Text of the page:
The right process and questions for customer feedback surveys
Published on the 28th of September 2020
The fact that you're reading this blog post probably means that you want to run a survey or get feedback some other way, and you're wondering what the right questions are to ask. We'll go over how to define some good questions. It's pretty simple!
Start at the end
If you just blindly jot down questions for your survey, it probably won't lead to good results that can help you improve. This is because you'll think about it from the question perspective instead of your end goal.
Getting feedback just for the sake of it and without a clear goal leads to disappointing results. Because you don't really know what you were looking for in the first place, the thing that you find is often not usable.
So the first thing you'll need to do is define a goal.
Below this blog post you'll see the question: What do you think about this blog post?. That question came from a goal we've set: we want to know what people think about our blog content.
Here are a few examples of some high level goals you can have for your surveys:
- Get a Customer Satisfaction Score (CSAT) for your onboarding
- Understand if users like or understand a new feature
- Know if people think there's something missing from your documentation articles
- Get a Customer Effort Score (CES) for a specific action, for example: finding an API key
- Figure out what users think about newly introduced pricing tiers
If you've defined your goal, the next step is to think about what you'll do with the results.
Using the survey results to improve
This is important to think about, because next to your goal this will also help define your questions. And also: if you don't know what you'll do with the results there's no point in collecting feedback. You obviously want to use it to make your user experience better!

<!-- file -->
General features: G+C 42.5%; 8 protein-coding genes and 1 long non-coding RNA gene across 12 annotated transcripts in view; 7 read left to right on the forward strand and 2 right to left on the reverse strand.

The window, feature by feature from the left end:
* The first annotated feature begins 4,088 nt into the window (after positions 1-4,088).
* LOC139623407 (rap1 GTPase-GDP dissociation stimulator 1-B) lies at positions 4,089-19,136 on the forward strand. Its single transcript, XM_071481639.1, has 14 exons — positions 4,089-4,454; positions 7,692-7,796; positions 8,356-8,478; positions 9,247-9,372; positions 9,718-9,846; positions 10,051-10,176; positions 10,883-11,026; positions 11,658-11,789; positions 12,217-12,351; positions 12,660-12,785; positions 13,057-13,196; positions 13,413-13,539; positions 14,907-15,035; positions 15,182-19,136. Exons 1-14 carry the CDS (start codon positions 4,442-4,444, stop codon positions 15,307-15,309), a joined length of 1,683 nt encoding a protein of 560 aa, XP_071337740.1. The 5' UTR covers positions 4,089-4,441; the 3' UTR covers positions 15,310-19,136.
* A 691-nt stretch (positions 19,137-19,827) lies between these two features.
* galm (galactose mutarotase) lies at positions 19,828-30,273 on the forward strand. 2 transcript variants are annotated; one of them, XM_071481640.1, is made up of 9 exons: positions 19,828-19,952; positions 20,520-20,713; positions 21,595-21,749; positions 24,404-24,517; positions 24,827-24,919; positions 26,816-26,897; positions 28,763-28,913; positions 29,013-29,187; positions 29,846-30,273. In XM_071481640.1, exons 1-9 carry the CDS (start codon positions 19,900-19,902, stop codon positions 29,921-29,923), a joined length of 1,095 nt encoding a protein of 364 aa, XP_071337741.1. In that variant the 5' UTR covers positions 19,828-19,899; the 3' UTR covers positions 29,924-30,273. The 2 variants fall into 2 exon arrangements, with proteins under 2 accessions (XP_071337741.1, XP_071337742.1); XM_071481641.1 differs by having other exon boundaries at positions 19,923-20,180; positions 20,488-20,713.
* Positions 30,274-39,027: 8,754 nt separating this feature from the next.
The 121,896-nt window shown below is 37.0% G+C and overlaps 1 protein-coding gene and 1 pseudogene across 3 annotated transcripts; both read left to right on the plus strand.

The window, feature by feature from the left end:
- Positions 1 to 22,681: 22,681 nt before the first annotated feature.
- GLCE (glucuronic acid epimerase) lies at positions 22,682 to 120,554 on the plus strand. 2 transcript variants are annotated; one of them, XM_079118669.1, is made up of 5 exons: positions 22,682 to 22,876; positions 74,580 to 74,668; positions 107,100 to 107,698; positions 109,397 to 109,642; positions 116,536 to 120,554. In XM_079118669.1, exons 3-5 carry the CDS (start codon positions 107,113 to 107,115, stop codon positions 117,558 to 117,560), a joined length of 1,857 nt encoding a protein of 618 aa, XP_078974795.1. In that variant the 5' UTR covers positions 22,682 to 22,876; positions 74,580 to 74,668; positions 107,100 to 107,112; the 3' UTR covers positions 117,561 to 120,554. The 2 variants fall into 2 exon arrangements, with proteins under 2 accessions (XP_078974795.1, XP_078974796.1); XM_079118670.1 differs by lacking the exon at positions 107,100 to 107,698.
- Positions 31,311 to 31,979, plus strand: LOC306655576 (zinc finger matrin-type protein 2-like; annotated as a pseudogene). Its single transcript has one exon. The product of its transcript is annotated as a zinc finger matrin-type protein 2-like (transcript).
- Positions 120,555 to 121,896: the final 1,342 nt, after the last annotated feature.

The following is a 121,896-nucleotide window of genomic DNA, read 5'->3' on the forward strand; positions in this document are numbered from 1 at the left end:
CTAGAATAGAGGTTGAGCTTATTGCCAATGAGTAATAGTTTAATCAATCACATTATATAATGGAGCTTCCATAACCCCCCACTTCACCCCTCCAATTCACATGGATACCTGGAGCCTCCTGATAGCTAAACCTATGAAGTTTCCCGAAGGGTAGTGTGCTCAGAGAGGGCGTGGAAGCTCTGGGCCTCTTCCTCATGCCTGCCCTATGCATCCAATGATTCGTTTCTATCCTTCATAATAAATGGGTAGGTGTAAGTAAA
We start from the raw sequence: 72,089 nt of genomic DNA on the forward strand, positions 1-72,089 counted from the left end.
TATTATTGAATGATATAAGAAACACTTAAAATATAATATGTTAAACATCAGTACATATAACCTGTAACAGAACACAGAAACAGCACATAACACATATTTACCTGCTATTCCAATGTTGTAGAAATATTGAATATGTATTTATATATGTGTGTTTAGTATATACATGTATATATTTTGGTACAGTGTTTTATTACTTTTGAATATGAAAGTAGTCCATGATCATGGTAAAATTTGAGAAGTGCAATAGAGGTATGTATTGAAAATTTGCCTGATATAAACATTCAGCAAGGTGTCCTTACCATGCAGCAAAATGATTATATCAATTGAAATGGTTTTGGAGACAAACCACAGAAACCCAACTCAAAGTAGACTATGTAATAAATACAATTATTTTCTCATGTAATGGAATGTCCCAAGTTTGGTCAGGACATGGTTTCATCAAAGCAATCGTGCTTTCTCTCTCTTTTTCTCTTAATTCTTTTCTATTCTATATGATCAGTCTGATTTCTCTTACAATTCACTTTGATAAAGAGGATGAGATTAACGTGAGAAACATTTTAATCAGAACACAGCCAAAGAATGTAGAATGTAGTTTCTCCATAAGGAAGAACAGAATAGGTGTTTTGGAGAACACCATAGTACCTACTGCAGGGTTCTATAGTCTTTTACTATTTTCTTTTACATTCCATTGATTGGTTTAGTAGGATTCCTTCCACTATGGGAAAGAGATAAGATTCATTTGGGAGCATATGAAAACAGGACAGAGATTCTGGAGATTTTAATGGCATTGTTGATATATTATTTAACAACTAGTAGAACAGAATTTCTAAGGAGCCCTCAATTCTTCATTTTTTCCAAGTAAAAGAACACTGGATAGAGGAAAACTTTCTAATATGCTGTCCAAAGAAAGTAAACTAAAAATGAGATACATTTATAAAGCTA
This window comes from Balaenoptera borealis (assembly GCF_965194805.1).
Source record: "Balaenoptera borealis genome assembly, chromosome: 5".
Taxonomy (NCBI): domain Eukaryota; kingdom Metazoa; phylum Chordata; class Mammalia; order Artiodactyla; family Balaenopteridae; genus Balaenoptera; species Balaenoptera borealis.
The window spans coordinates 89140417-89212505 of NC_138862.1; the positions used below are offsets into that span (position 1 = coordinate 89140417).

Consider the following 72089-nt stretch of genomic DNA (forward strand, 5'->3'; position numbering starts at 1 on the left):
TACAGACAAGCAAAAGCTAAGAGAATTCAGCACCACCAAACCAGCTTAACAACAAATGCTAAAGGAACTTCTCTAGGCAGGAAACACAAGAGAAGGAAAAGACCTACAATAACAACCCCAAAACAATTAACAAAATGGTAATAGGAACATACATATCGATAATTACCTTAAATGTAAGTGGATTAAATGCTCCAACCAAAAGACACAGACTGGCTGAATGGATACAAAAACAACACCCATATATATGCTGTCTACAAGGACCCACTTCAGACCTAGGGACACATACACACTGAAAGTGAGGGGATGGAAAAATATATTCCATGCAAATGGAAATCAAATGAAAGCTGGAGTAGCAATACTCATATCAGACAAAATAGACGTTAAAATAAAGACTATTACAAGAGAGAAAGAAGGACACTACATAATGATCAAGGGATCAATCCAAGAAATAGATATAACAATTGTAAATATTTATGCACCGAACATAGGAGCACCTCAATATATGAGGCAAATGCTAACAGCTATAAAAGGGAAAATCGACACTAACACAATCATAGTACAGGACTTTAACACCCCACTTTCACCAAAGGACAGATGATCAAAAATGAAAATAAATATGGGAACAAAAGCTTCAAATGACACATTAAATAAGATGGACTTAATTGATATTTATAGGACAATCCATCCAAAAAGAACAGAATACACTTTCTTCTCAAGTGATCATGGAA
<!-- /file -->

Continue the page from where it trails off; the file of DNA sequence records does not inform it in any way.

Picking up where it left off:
Going back to our blog post survey. We defined our goal as 'Know what our readers think about our blog content'. What we will do with the insights from the feedback is:
- Write more blog posts about content that customers like
- Improve blog posts that customers don't understand
Other examples of using insights from feedback are:
- Knowing whether a newly introduced feature should stay, or should be reverted to the previous version
- Improve documentation content
- Monitor customer satisfaction and use the insights to increase this satisfaction
This is all really specific to your business, so think about a goal and how you'll use the insights to make your product better.
Good survey questions
Now that you have a goal and defined how you'll use insights to improve, you can start defining questions.
Ask yourself: if I ask this question, will this lead to my goal and can I use the insights to improve?
In our blog post survey example, if we would ask What do you like most about this blog post? then we'll only get the things that customers like, and we'll never be able to improve on things they don't.
So for every question that you think of, go back to your goal and how you'll use the insights.
Examples of good survey questions
To get you started with some inspiration, here's a list of a few good survey questions:
- What do you think about our new dashboard?
- How easy was it to find X?
- Was this documentation helpful?
- How was your experience doing X?
- If you can improve one thing about feature X, what would that be?
It's OK to fail and try again
After running your survey you might find that your question does not give the desired insights. It's difficult to exactly predict how customers will answer the question, so it's OK if you don't get it right the first try. With Freddy Feedback you'll get unlimited surveys so it's easy to improve based on learnings and create new surveys.
Good luck on creating questions and if you'd like us to review your goal, ideas for improvements and survey questions always feel free to send us an email.